Marbach because we liked the way the hostess sounded on the phone and the first
few places we called in Villingen/Schwenningen were full for the night.)
We are next to a small airport.
There is a museum of flight at the small airport we are riding along. It is called
the Internationales Luftfahrtmuseum and I can see at least one Soviet MIG
aircraft and several other military and civilian aircraft but we do not stop.
Deißlingen we found a life-sized sculpture of a bull in a chute and some farmers
trying to convince the bull to do something he does not want to do. Although we
try to help as the photograph to the left shows, we are unsuccessful. The sign explaining
the sculpture tells us the bull actually died during the contest. Having grown up
on a farm and been guilty of my share of mistakes, I am sure that the farmhands
involved with the event depicted would not have wanted their mistake to be immortalized
as this sculpture does. In Deißlingen, we join a busy road and follow it for almost
After a 70-foot climb up
and down a hill we ride into Bühlingen.
Rottweil, we ride past a partially restored Roman bath. It is interesting in that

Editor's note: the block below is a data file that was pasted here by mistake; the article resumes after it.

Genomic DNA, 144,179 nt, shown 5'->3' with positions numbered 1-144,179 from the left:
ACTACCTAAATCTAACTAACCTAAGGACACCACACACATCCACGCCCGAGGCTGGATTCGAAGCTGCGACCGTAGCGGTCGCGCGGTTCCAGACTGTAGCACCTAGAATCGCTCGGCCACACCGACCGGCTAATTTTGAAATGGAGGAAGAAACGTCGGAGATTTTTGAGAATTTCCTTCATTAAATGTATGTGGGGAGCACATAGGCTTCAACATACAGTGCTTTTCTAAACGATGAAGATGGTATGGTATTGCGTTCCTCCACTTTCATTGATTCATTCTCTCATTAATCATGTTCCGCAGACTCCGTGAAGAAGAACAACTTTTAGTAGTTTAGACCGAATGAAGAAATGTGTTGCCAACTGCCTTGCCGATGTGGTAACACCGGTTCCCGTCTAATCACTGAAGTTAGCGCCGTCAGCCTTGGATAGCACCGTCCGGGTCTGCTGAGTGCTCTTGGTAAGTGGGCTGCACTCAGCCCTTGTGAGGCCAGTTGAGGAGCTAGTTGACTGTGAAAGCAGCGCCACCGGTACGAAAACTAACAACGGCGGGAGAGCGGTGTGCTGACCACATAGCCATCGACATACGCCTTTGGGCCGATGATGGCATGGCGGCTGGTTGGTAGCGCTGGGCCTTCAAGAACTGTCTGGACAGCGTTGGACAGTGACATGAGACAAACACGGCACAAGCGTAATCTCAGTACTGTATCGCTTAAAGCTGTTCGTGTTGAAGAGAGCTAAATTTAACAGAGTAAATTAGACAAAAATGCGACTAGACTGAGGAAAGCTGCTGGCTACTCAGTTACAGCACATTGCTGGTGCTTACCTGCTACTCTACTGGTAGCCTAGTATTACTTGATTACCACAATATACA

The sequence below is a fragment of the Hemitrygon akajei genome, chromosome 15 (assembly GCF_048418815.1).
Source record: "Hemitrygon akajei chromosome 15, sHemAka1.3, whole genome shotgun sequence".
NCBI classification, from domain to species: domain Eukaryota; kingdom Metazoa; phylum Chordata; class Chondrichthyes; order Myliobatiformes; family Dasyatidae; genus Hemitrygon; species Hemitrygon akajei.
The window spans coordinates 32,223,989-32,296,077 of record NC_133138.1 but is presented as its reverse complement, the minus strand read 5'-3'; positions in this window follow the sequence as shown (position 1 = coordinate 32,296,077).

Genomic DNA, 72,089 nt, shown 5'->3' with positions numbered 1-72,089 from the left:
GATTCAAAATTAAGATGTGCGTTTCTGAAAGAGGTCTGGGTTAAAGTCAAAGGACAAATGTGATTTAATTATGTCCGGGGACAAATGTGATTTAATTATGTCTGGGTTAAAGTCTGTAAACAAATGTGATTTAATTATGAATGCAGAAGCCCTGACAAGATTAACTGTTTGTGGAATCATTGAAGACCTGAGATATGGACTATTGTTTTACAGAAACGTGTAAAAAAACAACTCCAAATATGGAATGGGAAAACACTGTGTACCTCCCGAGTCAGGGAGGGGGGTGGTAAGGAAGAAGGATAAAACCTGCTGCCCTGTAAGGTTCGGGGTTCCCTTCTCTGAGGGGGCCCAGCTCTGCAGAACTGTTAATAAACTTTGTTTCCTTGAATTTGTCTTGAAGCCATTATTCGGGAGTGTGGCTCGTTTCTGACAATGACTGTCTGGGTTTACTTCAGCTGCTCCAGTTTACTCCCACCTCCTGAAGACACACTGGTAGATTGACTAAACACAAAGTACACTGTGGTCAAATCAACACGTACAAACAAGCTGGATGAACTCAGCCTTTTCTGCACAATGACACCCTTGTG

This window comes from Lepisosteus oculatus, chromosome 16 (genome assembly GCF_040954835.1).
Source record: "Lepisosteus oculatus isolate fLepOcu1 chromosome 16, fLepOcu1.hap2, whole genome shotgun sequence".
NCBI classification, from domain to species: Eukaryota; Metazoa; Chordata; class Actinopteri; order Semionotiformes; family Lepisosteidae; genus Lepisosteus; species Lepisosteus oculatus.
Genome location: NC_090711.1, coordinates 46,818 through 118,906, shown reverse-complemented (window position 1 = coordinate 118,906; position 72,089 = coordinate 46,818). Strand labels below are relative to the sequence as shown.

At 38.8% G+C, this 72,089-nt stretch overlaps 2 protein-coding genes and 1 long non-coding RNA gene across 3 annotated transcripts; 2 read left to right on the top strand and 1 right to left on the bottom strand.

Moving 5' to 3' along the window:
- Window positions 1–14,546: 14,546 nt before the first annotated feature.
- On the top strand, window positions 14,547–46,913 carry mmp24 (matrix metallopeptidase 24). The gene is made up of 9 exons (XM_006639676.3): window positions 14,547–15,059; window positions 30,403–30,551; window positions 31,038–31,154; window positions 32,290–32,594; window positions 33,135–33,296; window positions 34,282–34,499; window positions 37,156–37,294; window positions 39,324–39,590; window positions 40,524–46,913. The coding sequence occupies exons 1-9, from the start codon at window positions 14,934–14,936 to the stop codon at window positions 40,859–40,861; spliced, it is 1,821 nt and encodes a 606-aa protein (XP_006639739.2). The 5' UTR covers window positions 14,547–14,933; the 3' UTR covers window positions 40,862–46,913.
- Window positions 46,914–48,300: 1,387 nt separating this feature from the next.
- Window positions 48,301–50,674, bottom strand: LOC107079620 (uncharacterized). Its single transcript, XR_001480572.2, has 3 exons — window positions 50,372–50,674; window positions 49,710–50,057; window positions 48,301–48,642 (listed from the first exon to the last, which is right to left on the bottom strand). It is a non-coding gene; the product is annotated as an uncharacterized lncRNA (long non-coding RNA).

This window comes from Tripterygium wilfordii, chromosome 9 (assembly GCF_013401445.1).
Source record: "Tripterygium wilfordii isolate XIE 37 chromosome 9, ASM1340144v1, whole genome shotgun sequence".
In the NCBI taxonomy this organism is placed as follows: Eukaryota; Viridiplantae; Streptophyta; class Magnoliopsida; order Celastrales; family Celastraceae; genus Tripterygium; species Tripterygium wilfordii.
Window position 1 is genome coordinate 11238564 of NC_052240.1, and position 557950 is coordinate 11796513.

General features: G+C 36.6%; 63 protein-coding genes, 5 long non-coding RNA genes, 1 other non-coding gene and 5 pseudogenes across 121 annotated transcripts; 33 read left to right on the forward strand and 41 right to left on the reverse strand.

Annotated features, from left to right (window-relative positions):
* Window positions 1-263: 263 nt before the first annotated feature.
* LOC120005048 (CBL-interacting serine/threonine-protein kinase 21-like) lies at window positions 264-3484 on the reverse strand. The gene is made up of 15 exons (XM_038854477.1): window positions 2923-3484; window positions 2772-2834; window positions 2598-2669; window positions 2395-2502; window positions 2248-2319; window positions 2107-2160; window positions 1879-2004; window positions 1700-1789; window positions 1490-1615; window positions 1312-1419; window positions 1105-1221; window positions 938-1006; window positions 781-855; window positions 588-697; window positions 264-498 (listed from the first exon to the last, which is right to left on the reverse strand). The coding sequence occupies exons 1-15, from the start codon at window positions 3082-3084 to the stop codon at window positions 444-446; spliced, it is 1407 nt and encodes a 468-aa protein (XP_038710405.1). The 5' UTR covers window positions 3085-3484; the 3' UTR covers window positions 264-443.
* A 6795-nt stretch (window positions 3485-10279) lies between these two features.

it depicts what must have been a luxurious facility with both hot and cold running
water and several different large baths, the size of small swimming pools.
After gradually climbing
a hill of well over 100 feet, we are rewarded by a wonderful drop to this spot where
we cross the tracks. One guidebook shows the location of the ruin near here but
we do not notice it and keep going.\
Turn off the cycle path
and follow the signs toward Glatt. We have been riding a mixed bag of mostly small
rolling hills with occasional short stretches of gravel bike path. The village of
Glatt takes its name from the small river that flows through it. We find a nice,
quiet accommodation owned by a couple who work in the Schloss Hof café in town.
Glatt is 2 km off the trail but it is nice.
Day 2: Glatt to Neckartenzlingen
Another beautiful day in this drop-dead
gorgeous part of Germany. The path is almost entirely paved today but there are
a few hills. For instance, we have to climb into Horb and then there is another
40-foot hill just beyond Horb. Fortunately, we bypass one of the hills just outside
of Tübingen. According to the guidebook, the path we take around that hill is an
alternate route but we are following signs and the signs indicate it was the only
route. Anyway, we feel it is the best way because we are over fifty with bad knees,
We reset our cyclometer to zero
as we rejoin the Neckar bike path.